“Concerned at what I am going to do,” She corrected quickly, a small smile ghosting across her lips.

The General Service staff when brought together represented the most senior and experienced military minds the Serene Union could field at a single time; officers with decades upon decades upon decades of service across the grass and rock, as well as the stars in the sky. Usually taken-up with the running of their respective departments or fine-tuning tactics and strategy, they had been brought together for a most unpleasant and frank assessment.

Namely blame, and who – if anyone – should it be apportioned to.

Despite the vocal objections of some elements of the Federal Fleet Staff, it had been deemed necessary to include the Federal Field Staff – the organisational heads of the Ground Component – in a matter deemed serious enough to require the attention of the entirety of the Serene Union's military machine. The head of the Federal Field Staff and the serving deputy Chief of Services via the General Service Staff, Field General Vanzantan, did not waste time in providing justification for some of the Fleet officers' objections.

“The Timeship was unproven and inherently flawed,” He begun sweepingly. “There always remained a chance of catastrophic malfunction.”

The head of Fleet Engineering Command shook his head in a far more restrained response given the rivalry that existed between Ground and Fleet, a far more subdued answer than those that would have been offered by the other heads of departments. The Fleet Marshal gestured to the pad sat in front of him and duplicated for all the Flag Officers gathered to view.

“I have finished reviewing the findings of my engineering teams prior to the destruction of the Timeship. I can find no discrepancies in what they say, and I have no reason to doubt it. All available technical information was also reviewed and I reached precisely the same conclusion.”

“And what, precisely, is that conclusion?” The Field General replied with a question loaded heavily with insinuation.

The Fleet Marshall offered the slightest shrug of his uniformed shoulders, “The ship had suffered significant damage to systems and equipment but it was structually sound. All high-powered devices were disengaged and we were in the process of de-fuelling the ship's fusion reactors and main powerplant. One of the few blessings, if I may use that word, is that we had already removed a significant amount of the ship's anti-matter – had we not there would be precious little of the ship left to examine.”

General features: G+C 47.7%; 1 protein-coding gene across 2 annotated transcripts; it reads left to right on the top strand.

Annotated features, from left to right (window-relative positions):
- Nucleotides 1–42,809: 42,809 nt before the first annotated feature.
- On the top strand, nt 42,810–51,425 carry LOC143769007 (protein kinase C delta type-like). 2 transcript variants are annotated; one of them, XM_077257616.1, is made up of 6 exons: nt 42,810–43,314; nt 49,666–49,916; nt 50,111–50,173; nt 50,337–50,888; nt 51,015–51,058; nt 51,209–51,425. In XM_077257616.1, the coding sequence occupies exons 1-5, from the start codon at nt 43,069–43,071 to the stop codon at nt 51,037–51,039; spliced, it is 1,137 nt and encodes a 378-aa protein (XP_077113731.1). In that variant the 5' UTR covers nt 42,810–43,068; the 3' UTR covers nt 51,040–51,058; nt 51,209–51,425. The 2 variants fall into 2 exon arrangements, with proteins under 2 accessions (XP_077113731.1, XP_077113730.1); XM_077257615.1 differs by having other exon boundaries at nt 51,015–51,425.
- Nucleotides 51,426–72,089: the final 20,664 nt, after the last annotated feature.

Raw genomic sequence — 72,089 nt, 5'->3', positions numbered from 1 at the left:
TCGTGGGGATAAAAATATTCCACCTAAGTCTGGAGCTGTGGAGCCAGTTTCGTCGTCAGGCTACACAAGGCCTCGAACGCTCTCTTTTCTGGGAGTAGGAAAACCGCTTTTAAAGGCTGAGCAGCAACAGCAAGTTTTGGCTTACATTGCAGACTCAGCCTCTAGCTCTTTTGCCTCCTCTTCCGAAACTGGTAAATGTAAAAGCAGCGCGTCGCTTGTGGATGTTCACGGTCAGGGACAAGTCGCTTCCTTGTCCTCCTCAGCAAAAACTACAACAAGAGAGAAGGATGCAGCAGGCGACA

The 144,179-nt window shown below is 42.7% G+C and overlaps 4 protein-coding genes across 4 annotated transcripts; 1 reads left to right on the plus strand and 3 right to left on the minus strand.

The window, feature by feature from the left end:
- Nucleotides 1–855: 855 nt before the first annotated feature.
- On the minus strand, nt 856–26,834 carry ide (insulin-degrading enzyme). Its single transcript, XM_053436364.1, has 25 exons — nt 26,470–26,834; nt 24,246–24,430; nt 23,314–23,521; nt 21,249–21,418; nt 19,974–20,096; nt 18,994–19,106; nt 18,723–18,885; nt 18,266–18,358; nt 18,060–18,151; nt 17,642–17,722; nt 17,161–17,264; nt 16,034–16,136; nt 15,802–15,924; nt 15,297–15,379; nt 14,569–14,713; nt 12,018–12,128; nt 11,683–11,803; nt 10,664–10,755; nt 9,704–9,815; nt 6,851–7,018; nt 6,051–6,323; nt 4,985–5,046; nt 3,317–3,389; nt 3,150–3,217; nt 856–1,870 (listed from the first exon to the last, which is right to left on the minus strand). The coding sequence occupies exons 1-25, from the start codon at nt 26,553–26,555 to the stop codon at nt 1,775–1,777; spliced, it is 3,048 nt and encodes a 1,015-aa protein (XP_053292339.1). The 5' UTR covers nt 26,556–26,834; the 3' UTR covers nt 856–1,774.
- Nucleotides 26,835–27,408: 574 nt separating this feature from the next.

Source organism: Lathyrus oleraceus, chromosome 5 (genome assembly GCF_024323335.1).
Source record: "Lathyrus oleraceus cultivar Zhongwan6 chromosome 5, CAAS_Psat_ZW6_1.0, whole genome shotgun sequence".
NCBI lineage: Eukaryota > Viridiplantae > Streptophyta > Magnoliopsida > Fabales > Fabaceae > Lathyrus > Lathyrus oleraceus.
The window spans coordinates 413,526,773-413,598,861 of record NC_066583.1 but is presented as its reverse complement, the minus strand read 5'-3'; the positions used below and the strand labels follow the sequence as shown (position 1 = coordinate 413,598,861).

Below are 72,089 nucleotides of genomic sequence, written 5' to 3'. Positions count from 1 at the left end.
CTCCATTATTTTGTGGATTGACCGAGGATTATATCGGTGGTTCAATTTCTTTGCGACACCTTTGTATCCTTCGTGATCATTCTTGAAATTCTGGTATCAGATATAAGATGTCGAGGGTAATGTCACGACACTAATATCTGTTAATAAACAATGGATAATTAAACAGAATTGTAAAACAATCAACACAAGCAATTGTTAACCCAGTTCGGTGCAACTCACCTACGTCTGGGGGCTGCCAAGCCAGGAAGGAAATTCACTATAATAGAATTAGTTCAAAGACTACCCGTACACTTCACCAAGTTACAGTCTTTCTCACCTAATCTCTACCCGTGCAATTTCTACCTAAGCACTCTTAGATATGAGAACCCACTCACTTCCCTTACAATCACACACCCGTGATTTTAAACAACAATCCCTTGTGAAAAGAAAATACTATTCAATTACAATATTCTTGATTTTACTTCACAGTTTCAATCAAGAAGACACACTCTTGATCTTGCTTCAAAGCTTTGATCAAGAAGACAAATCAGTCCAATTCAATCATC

The Chief of Services, Marshall of the Fleet Component in its entirety, felt the familiar twisting of his gut which always preceded something he did not want to ask but was compelled to question nonetheless. Canasares folded his hands together, voice deliberately measured to stem the shock that would most likely stem from what he had to say.

“If the ship did not suffer an accident ...” He begun slowly, deliberately. “If there was no malfunction, then perhaps something happened to cause this deliberately.”

“Sabotage?” The head of the Fleet Sky Service replied grimly, to which Canasares could only nod. Almost at our door, almost in our face? Against our own military?” He continued. “Who could be so bold?”

“I can think of many candidates,” Vanzantan muttered, his words eliciting several nods of approval from the rest of the representatives of the Ground Component.

Canasares moved quickly cut that thinking off, his voice harsh and direct. “The examination of the debris from the accident,” – His use of the word accident instead of incident every bit deliberate – “Has yet to reveal any evidence such as this. Do not let your imaginations, or your personal grudges or opinions, colour you to one conclusion over another. Five thousand lives demand you give them enough impartiality to put aside your doubts and personal views.”

Vanzantan said nothing, but the clenching in his jaw merely confirmed that Canasares had made a firm enemy of his immediate deputy on the General Service Staff, and a more powerful foe in his role as the head of the Ground Component. So be it.

“So we are back to knowing nothing,” A Field General to the Fleet Marshall's left uttered. Canasares shared his fellow officers' frustration – anger even – at the pace of the investigation and the lack of new information, but one did not rise to become Chief of Services without the ability to practice a little patience.